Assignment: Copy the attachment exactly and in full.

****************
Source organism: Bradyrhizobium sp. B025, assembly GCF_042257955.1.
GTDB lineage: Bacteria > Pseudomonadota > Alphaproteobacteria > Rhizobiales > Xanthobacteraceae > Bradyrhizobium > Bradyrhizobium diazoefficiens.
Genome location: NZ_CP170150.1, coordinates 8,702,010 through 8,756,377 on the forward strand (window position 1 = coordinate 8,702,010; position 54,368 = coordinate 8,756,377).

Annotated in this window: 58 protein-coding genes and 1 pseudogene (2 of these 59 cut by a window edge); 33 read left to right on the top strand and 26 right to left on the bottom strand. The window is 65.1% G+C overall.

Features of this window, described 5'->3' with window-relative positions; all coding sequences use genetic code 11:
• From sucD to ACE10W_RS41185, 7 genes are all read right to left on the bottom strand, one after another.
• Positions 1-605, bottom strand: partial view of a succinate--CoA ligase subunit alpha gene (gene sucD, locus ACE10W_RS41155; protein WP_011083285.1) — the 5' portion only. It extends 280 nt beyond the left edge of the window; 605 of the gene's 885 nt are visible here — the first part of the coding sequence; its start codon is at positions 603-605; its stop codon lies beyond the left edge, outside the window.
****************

Source organism: Bradyrhizobium sp. B025, assembly GCF_042257955.1.
GTDB lineage: Bacteria > Pseudomonadota > Alphaproteobacteria > Rhizobiales > Xanthobacteraceae > Bradyrhizobium > Bradyrhizobium diazoefficiens.
Genome location: NZ_CP170150.1, coordinates 8,702,010 through 8,756,377 on the forward strand (window position 1 = coordinate 8,702,010; position 54,368 = coordinate 8,756,377).

Annotated in this window: 58 protein-coding genes and 1 pseudogene (2 of these 59 cut by a window edge); 33 read left to right on the top strand and 26 right to left on the bottom strand. The window is 65.1% G+C overall.

Features of this window, described 5'->3' with window-relative positions; all coding sequences use genetic code 11:
• From sucD to ACE10W_RS41185, 7 genes are all read right to left on the bottom strand, one after another.
• Positions 1-605, bottom strand: partial view of a succinate--CoA ligase subunit alpha gene (gene sucD, locus ACE10W_RS41155; protein WP_011083285.1) — the 5' portion only. It extends 280 nt beyond the left edge of the window; 605 of the gene's 885 nt are visible here — the first part of the coding sequence; its start codon is at positions 603-605; its stop codon lies beyond the left edge, outside the window.